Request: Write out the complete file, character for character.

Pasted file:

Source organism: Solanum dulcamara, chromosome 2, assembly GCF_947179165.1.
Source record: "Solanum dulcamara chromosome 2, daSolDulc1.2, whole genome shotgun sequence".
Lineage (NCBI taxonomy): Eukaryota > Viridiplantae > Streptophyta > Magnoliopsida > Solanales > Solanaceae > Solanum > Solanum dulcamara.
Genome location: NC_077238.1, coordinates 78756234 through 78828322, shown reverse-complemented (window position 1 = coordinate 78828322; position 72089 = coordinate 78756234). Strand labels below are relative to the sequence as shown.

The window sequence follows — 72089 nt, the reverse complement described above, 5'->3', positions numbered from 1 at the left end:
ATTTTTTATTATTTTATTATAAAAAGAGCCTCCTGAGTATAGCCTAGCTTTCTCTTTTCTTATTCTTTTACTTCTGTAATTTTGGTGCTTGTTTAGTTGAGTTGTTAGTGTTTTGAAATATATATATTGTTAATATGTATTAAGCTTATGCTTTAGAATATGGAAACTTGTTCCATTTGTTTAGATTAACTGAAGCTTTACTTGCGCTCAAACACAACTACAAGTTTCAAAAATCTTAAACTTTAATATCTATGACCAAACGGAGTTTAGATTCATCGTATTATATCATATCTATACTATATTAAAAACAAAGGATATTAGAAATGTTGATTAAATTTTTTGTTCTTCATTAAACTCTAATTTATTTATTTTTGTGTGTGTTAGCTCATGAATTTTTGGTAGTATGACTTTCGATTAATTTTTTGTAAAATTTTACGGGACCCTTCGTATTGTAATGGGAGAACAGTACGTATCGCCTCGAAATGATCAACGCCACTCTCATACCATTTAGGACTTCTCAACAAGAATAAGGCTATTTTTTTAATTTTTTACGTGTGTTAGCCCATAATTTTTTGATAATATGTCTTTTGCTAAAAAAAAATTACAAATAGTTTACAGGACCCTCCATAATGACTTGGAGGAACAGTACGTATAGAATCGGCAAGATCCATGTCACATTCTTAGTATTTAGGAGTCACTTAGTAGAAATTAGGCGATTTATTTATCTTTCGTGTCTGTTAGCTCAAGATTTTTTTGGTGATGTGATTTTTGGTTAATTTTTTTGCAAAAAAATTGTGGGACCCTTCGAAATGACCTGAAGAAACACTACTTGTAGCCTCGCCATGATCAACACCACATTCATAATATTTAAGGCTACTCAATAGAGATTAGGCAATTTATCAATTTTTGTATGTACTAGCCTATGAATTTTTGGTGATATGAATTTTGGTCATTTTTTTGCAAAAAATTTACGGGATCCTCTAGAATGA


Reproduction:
Source organism: Solanum dulcamara, chromosome 2, assembly GCF_947179165.1.
Source record: "Solanum dulcamara chromosome 2, daSolDulc1.2, whole genome shotgun sequence".
Lineage (NCBI taxonomy): Eukaryota > Viridiplantae > Streptophyta > Magnoliopsida > Solanales > Solanaceae > Solanum > Solanum dulcamara.
Genome location: NC_077238.1, coordinates 78756234 through 78828322, shown reverse-complemented (window position 1 = coordinate 78828322; position 72089 = coordinate 78756234). Strand labels below are relative to the sequence as shown.

The window sequence follows — 72089 nt, the reverse complement described above, 5'->3', positions numbered from 1 at the left end:
ATTTTTTATTATTTTATTATAAAAAGAGCCTCCTGAGTATAGCCTAGCTTTCTCTTTTCTTATTCTTTTACTTCTGTAATTTTGGTGCTTGTTTAGTTGAGTTGTTAGTGTTTTGAAATATATATATTGTTAATATGTATTAAGCTTATGCTTTAGAATATGGAAACTTGTTCCATTTGTTTAGATTAACTGAAGCTTTACTTGCGCTCAAACACAACTACAAGTTTCAAAAATCTTAAACTTTAATATCTATGACCAAACGGAGTTTAGATTCATCGTATTATATCATATCTATACTATATTAAAAACAAAGGATATTAGAAATGTTGATTAAATTTTTTGTTCTTCATTAAACTCTAATTTATTTATTTTTGTGTGTGTTAGCTCATGAATTTTTGGTAGTATGACTTTCGATTAATTTTTTGTAAAATTTTACGGGACCCTTCGTATTGTAATGGGAGAACAGTACGTATCGCCTCGAAATGATCAACGCCACTCTCATACCATTTAGGACTTCTCAACAAGAATAAGGCTATTTTTTTAATTTTTTACGTGTGTTAGCCCATAATTTTTTGATAATATGTCTTTTGCTAAAAAAAAATTACAAATAGTTTACAGGACCCTCCATAATGACTTGGAGGAACAGTACGTATAGAATCGGCAAGATCCATGTCACATTCTTAGTATTTAGGAGTCACTTAGTAGAAATTAGGCGATTTATTTATCTTTCGTGTCTGTTAGCTCAAGATTTTTTTGGTGATGTGATTTTTGGTTAATTTTTTTGCAAAAAAATTGTGGGACCCTTCGAAATGACCTGAAGAAACACTACTTGTAGCCTCGCCATGATCAACACCACATTCATAATATTTAAGGCTACTCAATAGAGATTAGGCAATTTATCAATTTTTGTATGTACTAGCCTATGAATTTTTGGTGATATGAATTTTGGTCATTTTTTTGCAAAAAATTTACGGGATCCTCTAGAATGA